In light of global recession, climate change and persisting poverty, we must rethink how to make the global economy work for development.
Global markets have delivered too much risk and not enough return for the millions of men and women living in poverty. Many poor workers, small business owners and farmers suffered devastating consequences of the 2008 financial crisis because of their vulnerable position in global markets. Many others were excluded and simply not benefiting in the first place.
Faith in markets to deliver progress has been shaken, and the moral responsibilities of individuals and governments in guiding the economy have been rediscovered. The need to put economic growth back in its place as a tool for real progress, not a proxy for progress or a goal in its own right has risen up the policy agenda.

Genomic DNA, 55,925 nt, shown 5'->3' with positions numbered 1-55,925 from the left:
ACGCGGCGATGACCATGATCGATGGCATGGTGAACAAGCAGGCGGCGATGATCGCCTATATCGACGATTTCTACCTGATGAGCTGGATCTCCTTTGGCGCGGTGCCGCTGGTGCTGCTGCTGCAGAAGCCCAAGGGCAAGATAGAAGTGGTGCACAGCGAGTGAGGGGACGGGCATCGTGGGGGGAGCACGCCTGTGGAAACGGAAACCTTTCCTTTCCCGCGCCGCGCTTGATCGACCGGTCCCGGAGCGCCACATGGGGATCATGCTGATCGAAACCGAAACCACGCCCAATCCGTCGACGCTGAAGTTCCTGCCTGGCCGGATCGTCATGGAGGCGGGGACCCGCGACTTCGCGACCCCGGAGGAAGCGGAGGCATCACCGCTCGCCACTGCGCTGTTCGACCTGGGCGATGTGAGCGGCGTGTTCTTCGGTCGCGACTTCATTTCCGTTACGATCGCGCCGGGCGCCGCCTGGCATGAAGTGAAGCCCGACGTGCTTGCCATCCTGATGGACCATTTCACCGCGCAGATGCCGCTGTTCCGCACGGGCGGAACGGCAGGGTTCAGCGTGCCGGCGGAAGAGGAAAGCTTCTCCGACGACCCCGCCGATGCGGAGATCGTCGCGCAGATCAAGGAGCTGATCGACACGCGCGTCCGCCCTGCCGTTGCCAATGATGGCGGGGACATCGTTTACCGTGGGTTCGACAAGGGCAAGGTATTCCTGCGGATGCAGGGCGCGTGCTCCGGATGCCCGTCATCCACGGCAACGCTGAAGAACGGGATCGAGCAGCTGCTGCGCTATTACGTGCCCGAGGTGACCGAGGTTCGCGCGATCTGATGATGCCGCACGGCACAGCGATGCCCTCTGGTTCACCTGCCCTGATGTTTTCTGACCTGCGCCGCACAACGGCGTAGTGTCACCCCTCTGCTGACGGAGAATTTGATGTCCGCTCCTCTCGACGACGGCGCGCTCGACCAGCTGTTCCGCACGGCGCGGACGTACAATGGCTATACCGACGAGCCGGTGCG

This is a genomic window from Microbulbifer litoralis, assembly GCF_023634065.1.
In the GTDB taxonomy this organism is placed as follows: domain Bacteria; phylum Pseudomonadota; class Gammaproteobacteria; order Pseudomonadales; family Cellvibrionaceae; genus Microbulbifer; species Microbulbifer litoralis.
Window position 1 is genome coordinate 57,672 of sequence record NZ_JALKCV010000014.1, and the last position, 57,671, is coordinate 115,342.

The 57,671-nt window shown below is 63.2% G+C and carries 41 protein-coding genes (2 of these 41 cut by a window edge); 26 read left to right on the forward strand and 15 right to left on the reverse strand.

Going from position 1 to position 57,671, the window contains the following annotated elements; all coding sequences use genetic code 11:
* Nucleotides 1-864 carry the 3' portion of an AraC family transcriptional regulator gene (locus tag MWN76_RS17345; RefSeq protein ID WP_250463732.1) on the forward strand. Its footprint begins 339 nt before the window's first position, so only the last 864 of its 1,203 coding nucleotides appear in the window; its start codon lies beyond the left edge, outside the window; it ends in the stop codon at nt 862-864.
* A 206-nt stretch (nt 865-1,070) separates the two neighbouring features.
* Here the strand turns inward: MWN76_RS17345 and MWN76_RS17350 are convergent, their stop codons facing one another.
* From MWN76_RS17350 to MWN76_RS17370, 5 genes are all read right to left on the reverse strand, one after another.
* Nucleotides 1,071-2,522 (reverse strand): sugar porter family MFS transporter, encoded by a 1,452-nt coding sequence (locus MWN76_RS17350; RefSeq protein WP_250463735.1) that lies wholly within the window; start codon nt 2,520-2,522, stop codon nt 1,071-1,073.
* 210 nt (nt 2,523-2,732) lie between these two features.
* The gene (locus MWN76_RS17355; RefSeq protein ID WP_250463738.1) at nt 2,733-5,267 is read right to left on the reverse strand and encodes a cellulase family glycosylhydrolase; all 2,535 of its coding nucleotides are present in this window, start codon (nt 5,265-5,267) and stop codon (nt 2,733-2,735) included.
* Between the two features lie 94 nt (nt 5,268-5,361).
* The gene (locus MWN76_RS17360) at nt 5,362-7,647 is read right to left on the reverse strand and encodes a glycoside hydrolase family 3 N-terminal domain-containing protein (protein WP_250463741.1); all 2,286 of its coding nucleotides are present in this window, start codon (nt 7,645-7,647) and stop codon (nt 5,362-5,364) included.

Politicians have acknowledged that we are “all in this together” and that vast global inequalities are not just indefensible, they are unsustainable and hurt us all by generating instability and dampening the global economy